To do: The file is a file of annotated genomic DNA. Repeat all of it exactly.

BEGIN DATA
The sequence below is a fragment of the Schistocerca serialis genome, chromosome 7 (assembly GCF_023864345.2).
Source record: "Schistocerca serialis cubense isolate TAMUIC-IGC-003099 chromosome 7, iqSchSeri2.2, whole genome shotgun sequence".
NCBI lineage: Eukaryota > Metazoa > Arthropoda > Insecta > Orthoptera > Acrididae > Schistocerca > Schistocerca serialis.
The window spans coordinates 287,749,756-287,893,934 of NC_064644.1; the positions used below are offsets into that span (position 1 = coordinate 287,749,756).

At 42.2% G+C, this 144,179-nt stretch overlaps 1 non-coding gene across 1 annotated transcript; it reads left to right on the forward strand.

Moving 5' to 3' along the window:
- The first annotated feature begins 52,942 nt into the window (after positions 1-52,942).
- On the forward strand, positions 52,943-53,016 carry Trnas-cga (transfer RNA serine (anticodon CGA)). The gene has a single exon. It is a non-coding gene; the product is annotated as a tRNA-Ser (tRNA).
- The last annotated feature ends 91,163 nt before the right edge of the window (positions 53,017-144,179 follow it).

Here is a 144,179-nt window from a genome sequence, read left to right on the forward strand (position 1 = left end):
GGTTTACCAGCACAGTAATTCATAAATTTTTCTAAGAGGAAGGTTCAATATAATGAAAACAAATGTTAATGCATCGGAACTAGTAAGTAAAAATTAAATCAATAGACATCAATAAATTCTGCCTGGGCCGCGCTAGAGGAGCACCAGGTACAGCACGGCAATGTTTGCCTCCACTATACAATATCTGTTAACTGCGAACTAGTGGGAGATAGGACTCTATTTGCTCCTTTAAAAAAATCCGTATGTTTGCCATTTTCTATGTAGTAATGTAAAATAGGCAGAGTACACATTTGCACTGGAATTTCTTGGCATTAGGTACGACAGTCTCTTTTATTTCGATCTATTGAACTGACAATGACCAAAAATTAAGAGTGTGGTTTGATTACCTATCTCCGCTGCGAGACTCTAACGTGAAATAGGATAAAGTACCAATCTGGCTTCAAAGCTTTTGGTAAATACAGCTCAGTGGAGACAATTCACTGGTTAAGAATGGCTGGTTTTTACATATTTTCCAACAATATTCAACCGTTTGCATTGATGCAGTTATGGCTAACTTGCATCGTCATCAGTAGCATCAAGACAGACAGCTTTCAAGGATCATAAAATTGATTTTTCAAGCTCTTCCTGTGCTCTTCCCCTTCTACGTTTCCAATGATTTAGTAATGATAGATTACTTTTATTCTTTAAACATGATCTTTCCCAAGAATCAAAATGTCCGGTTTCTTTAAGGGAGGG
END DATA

The sequence below is a fragment of the Schistocerca serialis genome, chromosome 7 (assembly GCF_023864345.2).
Source record: "Schistocerca serialis cubense isolate TAMUIC-IGC-003099 chromosome 7, iqSchSeri2.2, whole genome shotgun sequence".
NCBI lineage: Eukaryota > Metazoa > Arthropoda > Insecta > Orthoptera > Acrididae > Schistocerca > Schistocerca serialis.
The window spans coordinates 287,749,756-287,893,934 of NC_064644.1; the positions used below are offsets into that span (position 1 = coordinate 287,749,756).

At 42.2% G+C, this 144,179-nt stretch overlaps 1 non-coding gene across 1 annotated transcript; it reads left to right on the forward strand.

Moving 5' to 3' along the window:
- The first annotated feature begins 52,942 nt into the window (after positions 1-52,942).
- On the forward strand, positions 52,943-53,016 carry Trnas-cga (transfer RNA serine (anticodon CGA)). The gene has a single exon. It is a non-coding gene; the product is annotated as a tRNA-Ser (tRNA).
- The last annotated feature ends 91,163 nt before the right edge of the window (positions 53,017-144,179 follow it).

Here is a 144,179-nt window from a genome sequence, read left to right on the forward strand (position 1 = left end):
GGTTTACCAGCACAGTAATTCATAAATTTTTCTAAGAGGAAGGTTCAATATAATGAAAACAAATGTTAATGCATCGGAACTAGTAAGTAAAAATTAAATCAATAGACATCAATAAATTCTGCCTGGGCCGCGCTAGAGGAGCACCAGGTACAGCACGGCAATGTTTGCCTCCACTATACAATATCTGTTAACTGCGAACTAGTGGGAGATAGGACTCTATTTGCTCCTTTAAAAAAATCCGTATGTTTGCCATTTTCTATGTAGTAATGTAAAATAGGCAGAGTACACATTTGCACTGGAATTTCTTGGCATTAGGTACGACAGTCTCTTTTATTTCGATCTATTGAACTGACAATGACCAAAAATTAAGAGTGTGGTTTGATTACCTATCTCCGCTGCGAGACTCTAACGTGAAATAGGATAAAGTACCAATCTGGCTTCAAAGCTTTTGGTAAATACAGCTCAGTGGAGACAATTCACTGGTTAAGAATGGCTGGTTTTTACATATTTTCCAACAATATTCAACCGTTTGCATTGATGCAGTTATGGCTAACTTGCATCGTCATCAGTAGCATCAAGACAGACAGCTTTCAAGGATCATAAAATTGATTTTTCAAGCTCTTCCTGTGCTCTTCCCCTTCTACGTTTCCAATGATTTAGTAATGATAGATTACTTTTATTCTTTAAACATGATCTTTCCCAAGAATCAAAATGTCCGGTTTCTTTAAGGGAGGG